There were a fair few material casualties of this winter’s storms, in the form of homes, offices and cars.
But marine experts in Oban are appealing for an army of “citizen scientists” to help measure the potentially disastrous effects of the severe weather on the nation’s coastal creatures.
Heavier rainfall and rough seas, key indicators of climate change, may have gravely affected some of Scotland’s best known animals and plants on the rocky coast.
Now scientists at the Oban-based Scottish Association for Marine Science (Sams) want to train volunteers in monitoring and sampling coastal areas as part of Capturing Our Coast (CoCoast), the world’s largest ever coastal citizen marine science project.
CoCoast aims to train more than 3,000 citizen scientists from across the UK to help collect data around key species such as mussels, wading birds and hermit crabs.
The results will help inform future policy in conservation and marine protection and potentially give a better overall picture into how our climate is changing.
The £1.7million project is funded by the Heritage Lottery Fund and led by Newcastle University.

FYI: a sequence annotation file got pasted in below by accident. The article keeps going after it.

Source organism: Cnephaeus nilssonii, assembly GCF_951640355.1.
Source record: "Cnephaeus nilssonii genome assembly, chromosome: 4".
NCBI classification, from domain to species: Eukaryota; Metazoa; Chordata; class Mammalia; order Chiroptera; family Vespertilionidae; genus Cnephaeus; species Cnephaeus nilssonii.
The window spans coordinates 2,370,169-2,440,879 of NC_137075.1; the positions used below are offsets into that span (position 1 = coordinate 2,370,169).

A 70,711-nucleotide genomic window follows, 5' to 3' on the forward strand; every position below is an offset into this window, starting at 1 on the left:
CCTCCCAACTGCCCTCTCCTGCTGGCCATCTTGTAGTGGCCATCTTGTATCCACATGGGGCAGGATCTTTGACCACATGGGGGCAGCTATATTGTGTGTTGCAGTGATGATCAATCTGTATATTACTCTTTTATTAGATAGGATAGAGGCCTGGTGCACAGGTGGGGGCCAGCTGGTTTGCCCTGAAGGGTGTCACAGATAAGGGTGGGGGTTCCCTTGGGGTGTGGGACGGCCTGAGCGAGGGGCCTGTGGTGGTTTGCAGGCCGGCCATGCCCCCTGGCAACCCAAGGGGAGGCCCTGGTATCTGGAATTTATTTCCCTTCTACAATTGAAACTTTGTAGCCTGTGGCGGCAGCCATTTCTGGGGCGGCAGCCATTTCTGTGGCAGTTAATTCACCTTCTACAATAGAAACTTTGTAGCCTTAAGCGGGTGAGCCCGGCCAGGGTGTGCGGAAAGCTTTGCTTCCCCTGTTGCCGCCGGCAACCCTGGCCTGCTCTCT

Professor Michael Burrows, ecologist at Sams, said: “Over the past few winters we have seen increasingly severe and frequent storms that are likely to be associated with rapid climate change. Alongside warming temperatures and ocean acidification, documenting how these changes are affecting our coastal habitats will be key evidence for influencing policy in the near future.
“Vulnerable rocky shoreline species can’t escape the weather, and the storms we have seen the last two winters are likely to become more frequent, with greater damaging effects.
“As scientists, we can’t be everywhere but people can tell us what’s going on in their own back yard and we can collectively gather the evidence to fit into the wider picture.”
Those interested in getting involved can register at www.capturingourcoast.co.uk to attend training courses.
Scientists are particularly keen to know how climate change is affecting coastal species that are not often recorded, particularly in remote parts of the country. Increasing ocean temperatures and more acidic seas could affect economically-important species like mussels and oysters, which would have a knock-on effect for iconic Scottish coastal birds, such as Eider ducks, that feed on them.
Dr Hannah Grist, the Sams-based CoCoast project officer for Scotland, said: “The beauty of this project is that people with no, or little, scientific background can work alongside academics to provide extremely important data for environmentalists and governments, and ultimately play a part in how their local coastline is managed and protected.”